I’m not suggesting we get into convoluted discussion of the difference or similarity between, heart, mind, soul, spirit and so on. Rather, what I’m enquiring about is the very essence of you, that which God knew before you were born and which will be embraced again by God as you leave this earth. The ‘you’ that is shaped by, but distinct from, any role you inhabit, any success or failure you achieve. That which responds to or rejects the wooing of the Spirit. The ‘you’ making the choice at the crossroads.
When the early Methodists first got together in small group meetings, for encouragement and support, the first question that these Christians asked one another was ‘How is it with your soul?’
We can ask the same thing of ourselves. We might ask it of the neighbourhoods in which we live, the organisations to which we belong or perhaps we lead. How fares the soul of this community, this business, this nation, this Abbey?
The people God addressed through Jeremiah were in grave and urgent danger of their soul. The tragic irony was that their religious mindset and practice, expressed in spending effort and money to bring incense from afar, in making offerings and sacrifices, was lulling them into a false comfort. In truth their priorities were out of kilter with God’s, creating a kind of dissonance of the soul. Failing to heed the warnings they also failed to recognise the signs of their own soul-sickness. The consequences would be dire, but it didn’t have to be that way.
They had reached a moment of choice. The crossroads – the place to:
Stand – to stop
Look – to take stock
Ask– to seek out wisdom
Heed – to act
There is a tragic arrogance abroad if we see no need to stop, take stock, ask and to heed.To discern whether our current priorities, intentions and direction truly give rest, for our souls and the souls of our communities, nation, businesses and this Abbey.
John Wesley founder of Methodism, leader of those who would ask, ‘And how is it with your soul?’ would pause to take stock in self-examination. Pondering questions such as:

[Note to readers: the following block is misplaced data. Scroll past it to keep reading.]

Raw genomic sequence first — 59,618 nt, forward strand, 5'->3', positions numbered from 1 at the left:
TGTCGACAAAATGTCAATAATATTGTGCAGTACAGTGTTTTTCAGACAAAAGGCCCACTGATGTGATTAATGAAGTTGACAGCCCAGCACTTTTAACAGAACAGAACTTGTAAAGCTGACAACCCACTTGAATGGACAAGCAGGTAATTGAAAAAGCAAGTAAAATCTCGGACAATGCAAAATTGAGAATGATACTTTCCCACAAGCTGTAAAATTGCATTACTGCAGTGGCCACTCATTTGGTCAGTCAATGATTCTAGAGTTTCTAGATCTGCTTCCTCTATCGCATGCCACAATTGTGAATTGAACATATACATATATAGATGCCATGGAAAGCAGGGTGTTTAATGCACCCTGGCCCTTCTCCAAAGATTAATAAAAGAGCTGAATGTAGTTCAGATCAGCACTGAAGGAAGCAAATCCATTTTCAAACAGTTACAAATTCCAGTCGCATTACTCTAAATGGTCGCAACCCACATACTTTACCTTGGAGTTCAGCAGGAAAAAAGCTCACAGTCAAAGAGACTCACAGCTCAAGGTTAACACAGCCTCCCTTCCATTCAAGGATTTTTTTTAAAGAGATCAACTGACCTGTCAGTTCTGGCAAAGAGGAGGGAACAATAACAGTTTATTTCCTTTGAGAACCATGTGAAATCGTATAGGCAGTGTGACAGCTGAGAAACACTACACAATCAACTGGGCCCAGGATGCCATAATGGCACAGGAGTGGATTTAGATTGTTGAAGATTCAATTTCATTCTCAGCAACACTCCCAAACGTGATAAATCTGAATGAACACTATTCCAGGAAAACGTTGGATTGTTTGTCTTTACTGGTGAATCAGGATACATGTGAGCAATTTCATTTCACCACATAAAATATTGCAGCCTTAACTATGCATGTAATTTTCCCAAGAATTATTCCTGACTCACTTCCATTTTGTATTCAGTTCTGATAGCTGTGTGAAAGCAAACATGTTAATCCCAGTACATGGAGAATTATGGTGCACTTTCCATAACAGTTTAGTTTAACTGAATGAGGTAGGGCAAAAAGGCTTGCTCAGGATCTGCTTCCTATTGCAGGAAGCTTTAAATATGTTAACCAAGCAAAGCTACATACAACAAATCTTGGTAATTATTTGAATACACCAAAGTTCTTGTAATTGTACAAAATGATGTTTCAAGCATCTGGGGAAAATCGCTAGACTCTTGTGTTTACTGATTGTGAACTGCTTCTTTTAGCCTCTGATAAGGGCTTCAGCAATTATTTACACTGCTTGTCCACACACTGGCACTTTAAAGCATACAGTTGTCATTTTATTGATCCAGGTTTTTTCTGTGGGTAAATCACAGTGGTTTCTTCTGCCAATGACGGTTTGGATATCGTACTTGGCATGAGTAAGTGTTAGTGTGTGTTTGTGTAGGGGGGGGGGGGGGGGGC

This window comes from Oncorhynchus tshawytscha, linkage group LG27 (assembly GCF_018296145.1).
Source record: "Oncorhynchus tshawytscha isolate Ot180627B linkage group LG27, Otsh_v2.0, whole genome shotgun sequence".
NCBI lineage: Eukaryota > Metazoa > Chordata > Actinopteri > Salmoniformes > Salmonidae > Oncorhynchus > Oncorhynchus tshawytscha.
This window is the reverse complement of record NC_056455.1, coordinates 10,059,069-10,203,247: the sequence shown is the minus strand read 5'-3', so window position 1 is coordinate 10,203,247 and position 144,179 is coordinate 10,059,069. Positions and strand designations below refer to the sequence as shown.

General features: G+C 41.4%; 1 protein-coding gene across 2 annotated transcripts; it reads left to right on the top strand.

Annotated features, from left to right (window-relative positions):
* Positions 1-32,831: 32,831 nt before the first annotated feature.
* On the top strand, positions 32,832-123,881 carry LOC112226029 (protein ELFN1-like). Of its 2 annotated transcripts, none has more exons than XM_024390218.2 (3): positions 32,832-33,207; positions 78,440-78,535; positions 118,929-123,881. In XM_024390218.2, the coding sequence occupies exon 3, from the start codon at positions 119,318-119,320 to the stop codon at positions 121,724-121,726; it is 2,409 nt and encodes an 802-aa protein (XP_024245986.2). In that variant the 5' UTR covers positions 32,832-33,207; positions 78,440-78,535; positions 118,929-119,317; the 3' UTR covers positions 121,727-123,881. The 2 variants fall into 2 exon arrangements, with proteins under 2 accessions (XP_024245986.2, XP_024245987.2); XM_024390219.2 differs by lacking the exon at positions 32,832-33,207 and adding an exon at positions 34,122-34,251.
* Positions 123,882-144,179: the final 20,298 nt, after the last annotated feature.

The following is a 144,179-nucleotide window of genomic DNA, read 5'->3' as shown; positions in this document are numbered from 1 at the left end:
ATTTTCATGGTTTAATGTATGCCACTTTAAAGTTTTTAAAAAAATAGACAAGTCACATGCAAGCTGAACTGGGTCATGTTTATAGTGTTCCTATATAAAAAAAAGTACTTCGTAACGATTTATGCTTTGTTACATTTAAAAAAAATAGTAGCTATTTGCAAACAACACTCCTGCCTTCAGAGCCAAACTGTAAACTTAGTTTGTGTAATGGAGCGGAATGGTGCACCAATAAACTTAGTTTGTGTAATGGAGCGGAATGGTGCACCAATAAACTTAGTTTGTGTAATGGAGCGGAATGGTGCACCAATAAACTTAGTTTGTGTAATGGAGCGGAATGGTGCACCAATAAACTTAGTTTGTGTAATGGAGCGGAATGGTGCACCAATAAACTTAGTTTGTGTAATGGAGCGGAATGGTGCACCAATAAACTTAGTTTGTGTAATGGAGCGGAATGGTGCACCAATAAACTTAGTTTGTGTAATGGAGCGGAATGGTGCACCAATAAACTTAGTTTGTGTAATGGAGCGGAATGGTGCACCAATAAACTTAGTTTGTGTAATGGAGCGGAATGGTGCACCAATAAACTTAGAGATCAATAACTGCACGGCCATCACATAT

Can I be trusted?
Am I a slave to work, or habits?
Am I self-conscious, self-pitying, or self-justifying?
Am I mindful about the money I spend?
Is there anyone whom I fear, dislike, disown, criticize, hold a resentment toward or disregard? If so, what am I doing about it?
These are good questions, not just for individuals but for systems and organisations, as we think about the future at this crossroads in our collective circumstances. Questions to apply to consideration of say, the nature of work and society to be as we look to the future?
For those of us who are people of faith there are other pertinent questions which John Wesley posed to himself: ‘did the Bible live in me today?’, ‘Do I disobey God in anything?’ and, ‘Is Christ real to me?’
Is Christ real to me?
Perhaps the most significant question of all.
It is one thing to stop at the crossroads and to survey the potential paths, but how much more promising to have an insightful companion on the road.
Jesus, himself the Way. Who faced crossroads at so many points in his ministry; when tempted in the desert, when his disciples tried to persuade him to shield himself from danger, when wracked in prayer, hours before his arrest.
At the crossroads Jesus consistently chose the costly path of obedience, compassion and self-giving.
If we truly desire rest for our souls, may we hear his voice: ‘come follow me’.